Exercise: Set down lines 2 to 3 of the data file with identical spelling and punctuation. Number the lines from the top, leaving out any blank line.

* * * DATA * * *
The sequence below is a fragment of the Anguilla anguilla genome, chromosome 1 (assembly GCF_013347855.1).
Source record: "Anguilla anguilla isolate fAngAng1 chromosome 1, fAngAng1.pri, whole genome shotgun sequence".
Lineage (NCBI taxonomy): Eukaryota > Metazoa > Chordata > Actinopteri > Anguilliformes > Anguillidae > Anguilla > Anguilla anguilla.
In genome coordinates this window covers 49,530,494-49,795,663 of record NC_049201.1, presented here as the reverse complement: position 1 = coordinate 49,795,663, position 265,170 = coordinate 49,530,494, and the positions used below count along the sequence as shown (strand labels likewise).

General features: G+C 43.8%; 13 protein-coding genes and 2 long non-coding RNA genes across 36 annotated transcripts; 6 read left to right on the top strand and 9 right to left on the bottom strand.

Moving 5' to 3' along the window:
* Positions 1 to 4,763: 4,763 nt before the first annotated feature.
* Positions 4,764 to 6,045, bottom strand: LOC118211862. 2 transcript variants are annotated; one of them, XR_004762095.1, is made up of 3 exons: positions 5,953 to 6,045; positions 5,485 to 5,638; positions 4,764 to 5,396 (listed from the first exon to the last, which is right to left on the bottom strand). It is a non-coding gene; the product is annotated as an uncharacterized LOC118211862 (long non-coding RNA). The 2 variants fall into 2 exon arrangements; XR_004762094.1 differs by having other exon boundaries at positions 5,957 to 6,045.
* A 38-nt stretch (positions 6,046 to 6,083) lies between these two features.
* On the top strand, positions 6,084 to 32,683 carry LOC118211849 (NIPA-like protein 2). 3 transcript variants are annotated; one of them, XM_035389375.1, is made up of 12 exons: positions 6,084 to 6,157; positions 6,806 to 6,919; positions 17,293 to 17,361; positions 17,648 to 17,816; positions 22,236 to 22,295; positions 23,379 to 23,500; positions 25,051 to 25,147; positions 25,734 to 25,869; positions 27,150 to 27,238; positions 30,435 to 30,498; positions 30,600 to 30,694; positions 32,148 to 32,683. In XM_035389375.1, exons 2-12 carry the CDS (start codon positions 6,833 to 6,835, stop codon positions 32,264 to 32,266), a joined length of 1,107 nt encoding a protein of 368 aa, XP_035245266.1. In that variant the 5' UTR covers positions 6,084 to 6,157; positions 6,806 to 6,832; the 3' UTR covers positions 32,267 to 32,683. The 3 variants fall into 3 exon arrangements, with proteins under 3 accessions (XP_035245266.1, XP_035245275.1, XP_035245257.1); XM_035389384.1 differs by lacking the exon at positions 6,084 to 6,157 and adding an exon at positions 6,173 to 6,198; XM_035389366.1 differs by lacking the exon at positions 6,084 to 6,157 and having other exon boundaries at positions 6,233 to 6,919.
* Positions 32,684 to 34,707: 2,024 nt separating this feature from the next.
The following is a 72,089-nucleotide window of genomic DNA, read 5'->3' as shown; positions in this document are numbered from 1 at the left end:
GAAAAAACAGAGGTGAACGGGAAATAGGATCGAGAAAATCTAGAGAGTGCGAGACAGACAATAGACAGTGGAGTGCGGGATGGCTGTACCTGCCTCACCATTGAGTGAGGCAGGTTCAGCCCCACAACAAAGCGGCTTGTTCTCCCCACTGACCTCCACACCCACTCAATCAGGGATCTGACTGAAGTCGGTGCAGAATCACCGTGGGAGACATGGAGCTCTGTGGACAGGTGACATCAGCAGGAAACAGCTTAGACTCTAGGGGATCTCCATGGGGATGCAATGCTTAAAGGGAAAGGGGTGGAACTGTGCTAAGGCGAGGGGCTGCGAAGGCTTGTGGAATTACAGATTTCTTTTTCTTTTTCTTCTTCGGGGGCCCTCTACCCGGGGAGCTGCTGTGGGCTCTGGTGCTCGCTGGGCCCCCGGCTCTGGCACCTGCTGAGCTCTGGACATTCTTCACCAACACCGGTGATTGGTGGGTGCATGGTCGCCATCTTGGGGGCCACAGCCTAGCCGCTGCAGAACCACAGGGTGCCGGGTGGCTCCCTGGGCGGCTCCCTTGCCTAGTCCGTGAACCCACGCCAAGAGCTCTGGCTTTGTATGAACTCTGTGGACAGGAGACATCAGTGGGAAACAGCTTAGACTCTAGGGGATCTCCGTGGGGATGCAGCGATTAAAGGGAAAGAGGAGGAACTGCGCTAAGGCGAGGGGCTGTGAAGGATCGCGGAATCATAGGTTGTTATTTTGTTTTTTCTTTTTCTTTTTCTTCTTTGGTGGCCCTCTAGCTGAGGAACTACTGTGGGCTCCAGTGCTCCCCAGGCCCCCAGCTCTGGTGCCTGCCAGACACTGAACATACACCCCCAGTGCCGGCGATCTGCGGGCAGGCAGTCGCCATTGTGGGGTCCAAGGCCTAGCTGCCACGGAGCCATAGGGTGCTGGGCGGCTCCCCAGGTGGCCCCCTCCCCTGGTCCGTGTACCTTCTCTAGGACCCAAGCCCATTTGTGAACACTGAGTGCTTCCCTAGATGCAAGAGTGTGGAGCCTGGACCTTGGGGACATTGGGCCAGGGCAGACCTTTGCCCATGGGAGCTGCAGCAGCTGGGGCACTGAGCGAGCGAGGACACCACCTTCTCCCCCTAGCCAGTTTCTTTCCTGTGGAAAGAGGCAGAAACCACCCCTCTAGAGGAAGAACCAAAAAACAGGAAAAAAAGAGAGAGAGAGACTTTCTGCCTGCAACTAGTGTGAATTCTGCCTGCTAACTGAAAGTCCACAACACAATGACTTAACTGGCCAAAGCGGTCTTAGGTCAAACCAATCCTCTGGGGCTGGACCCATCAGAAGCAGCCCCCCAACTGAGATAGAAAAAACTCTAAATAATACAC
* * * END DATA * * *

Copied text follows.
Source record: "Anguilla anguilla isolate fAngAng1 chromosome 1, fAngAng1.pri, whole genome shotgun sequence".
Lineage (NCBI taxonomy): Eukaryota > Metazoa > Chordata > Actinopteri > Anguilliformes > Anguillidae > Anguilla > Anguilla anguilla.